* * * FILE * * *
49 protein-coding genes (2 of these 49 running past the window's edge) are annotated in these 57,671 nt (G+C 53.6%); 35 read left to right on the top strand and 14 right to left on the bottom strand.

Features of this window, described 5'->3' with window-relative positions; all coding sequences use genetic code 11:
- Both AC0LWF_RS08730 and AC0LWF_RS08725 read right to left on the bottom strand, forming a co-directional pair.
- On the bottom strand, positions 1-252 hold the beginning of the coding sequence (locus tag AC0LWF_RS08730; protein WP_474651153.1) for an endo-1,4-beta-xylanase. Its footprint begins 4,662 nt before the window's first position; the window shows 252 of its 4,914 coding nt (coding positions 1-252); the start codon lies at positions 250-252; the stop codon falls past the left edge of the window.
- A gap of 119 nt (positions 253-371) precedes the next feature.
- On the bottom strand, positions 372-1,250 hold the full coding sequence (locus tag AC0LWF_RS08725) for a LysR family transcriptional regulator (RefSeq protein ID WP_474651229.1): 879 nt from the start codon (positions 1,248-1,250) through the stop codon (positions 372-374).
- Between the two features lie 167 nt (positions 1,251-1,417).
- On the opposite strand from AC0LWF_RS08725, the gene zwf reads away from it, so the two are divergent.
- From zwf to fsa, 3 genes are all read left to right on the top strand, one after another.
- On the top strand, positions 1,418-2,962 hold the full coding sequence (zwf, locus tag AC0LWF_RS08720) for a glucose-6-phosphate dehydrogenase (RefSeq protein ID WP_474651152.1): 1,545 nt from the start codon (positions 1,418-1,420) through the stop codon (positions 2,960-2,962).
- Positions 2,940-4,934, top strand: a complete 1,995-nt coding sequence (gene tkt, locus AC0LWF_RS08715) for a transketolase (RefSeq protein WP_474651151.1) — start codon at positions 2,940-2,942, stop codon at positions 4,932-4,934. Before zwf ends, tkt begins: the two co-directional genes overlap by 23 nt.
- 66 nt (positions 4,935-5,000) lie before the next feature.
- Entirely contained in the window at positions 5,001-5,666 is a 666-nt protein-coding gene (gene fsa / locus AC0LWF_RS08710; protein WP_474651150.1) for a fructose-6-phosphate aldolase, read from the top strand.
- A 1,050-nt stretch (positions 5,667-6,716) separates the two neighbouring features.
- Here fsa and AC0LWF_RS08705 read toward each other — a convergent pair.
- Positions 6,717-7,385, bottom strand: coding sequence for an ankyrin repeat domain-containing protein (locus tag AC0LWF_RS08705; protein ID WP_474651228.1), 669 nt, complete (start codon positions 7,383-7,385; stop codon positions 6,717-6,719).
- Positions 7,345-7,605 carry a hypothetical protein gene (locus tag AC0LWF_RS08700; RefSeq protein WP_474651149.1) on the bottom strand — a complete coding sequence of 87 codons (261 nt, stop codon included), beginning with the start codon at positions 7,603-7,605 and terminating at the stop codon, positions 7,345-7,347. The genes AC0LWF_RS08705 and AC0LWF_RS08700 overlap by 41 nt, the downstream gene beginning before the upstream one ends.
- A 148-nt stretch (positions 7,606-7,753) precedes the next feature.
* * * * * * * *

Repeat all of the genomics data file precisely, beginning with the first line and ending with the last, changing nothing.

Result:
49 protein-coding genes (2 of these 49 running past the window's edge) are annotated in these 57,671 nt (G+C 53.6%); 35 read left to right on the top strand and 14 right to left on the bottom strand.

Features of this window, described 5'->3' with window-relative positions; all coding sequences use genetic code 11:
- Both AC0LWF_RS08730 and AC0LWF_RS08725 read right to left on the bottom strand, forming a co-directional pair.
- On the bottom strand, positions 1-252 hold the beginning of the coding sequence (locus tag AC0LWF_RS08730; protein WP_474651153.1) for an endo-1,4-beta-xylanase. Its footprint begins 4,662 nt before the window's first position; the window shows 252 of its 4,914 coding nt (coding positions 1-252); the start codon lies at positions 250-252; the stop codon falls past the left edge of the window.
- A gap of 119 nt (positions 253-371) precedes the next feature.
- On the bottom strand, positions 372-1,250 hold the full coding sequence (locus tag AC0LWF_RS08725) for a LysR family transcriptional regulator (RefSeq protein ID WP_474651229.1): 879 nt from the start codon (positions 1,248-1,250) through the stop codon (positions 372-374).
- Between the two features lie 167 nt (positions 1,251-1,417).
- On the opposite strand from AC0LWF_RS08725, the gene zwf reads away from it, so the two are divergent.
- From zwf to fsa, 3 genes are all read left to right on the top strand, one after another.
- On the top strand, positions 1,418-2,962 hold the full coding sequence (zwf, locus tag AC0LWF_RS08720) for a glucose-6-phosphate dehydrogenase (RefSeq protein ID WP_474651152.1): 1,545 nt from the start codon (positions 1,418-1,420) through the stop codon (positions 2,960-2,962).
- Positions 2,940-4,934, top strand: a complete 1,995-nt coding sequence (gene tkt, locus AC0LWF_RS08715) for a transketolase (RefSeq protein WP_474651151.1) — start codon at positions 2,940-2,942, stop codon at positions 4,932-4,934. Before zwf ends, tkt begins: the two co-directional genes overlap by 23 nt.
- 66 nt (positions 4,935-5,000) lie before the next feature.
- Entirely contained in the window at positions 5,001-5,666 is a 666-nt protein-coding gene (gene fsa / locus AC0LWF_RS08710; protein WP_474651150.1) for a fructose-6-phosphate aldolase, read from the top strand.
- A 1,050-nt stretch (positions 5,667-6,716) separates the two neighbouring features.
- Here fsa and AC0LWF_RS08705 read toward each other — a convergent pair.
- Positions 6,717-7,385, bottom strand: coding sequence for an ankyrin repeat domain-containing protein (locus tag AC0LWF_RS08705; protein ID WP_474651228.1), 669 nt, complete (start codon positions 7,383-7,385; stop codon positions 6,717-6,719).
- Positions 7,345-7,605 carry a hypothetical protein gene (locus tag AC0LWF_RS08700; RefSeq protein WP_474651149.1) on the bottom strand — a complete coding sequence of 87 codons (261 nt, stop codon included), beginning with the start codon at positions 7,603-7,605 and terminating at the stop codon, positions 7,345-7,347. The genes AC0LWF_RS08705 and AC0LWF_RS08700 overlap by 41 nt, the downstream gene beginning before the upstream one ends.
- A 148-nt stretch (positions 7,606-7,753) precedes the next feature.